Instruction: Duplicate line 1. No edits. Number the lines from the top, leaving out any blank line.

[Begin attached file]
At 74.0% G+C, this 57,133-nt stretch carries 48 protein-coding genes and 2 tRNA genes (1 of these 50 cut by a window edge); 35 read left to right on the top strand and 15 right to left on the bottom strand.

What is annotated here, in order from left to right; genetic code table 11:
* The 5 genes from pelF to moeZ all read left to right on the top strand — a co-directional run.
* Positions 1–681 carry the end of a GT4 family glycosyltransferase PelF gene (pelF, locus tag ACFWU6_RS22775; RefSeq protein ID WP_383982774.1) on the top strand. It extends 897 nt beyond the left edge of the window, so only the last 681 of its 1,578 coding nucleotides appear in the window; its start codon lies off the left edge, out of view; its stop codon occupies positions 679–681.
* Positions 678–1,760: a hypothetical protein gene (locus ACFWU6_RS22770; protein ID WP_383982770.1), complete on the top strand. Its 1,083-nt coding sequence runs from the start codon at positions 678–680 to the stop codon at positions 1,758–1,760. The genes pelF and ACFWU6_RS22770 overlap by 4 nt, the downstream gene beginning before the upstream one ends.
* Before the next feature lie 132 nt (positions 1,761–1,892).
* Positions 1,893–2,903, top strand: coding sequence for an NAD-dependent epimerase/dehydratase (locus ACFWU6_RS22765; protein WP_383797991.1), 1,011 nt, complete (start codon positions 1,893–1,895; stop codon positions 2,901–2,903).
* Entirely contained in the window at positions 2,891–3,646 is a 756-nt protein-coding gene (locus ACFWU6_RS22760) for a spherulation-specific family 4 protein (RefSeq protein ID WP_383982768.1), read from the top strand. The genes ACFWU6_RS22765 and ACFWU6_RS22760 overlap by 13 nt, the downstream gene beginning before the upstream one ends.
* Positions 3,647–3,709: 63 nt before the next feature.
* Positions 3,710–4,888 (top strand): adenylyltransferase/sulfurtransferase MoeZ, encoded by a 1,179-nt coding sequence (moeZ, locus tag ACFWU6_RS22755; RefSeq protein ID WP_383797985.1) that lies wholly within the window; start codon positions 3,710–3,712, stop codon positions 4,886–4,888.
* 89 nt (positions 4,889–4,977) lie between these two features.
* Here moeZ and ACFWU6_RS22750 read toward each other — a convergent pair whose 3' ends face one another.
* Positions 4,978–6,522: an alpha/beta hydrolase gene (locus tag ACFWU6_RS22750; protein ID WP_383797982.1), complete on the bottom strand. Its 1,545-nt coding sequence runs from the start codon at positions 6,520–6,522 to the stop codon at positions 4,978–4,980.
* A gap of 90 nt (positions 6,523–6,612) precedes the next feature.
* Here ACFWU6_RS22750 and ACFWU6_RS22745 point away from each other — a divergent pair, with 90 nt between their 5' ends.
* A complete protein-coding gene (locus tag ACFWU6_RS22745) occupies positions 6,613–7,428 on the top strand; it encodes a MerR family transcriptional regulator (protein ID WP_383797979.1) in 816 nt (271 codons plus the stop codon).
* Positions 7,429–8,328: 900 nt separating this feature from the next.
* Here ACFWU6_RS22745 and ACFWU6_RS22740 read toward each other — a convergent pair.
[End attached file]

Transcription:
At 74.0% G+C, this 57,133-nt stretch carries 48 protein-coding genes and 2 tRNA genes (1 of these 50 cut by a window edge); 35 read left to right on the top strand and 15 right to left on the bottom strand.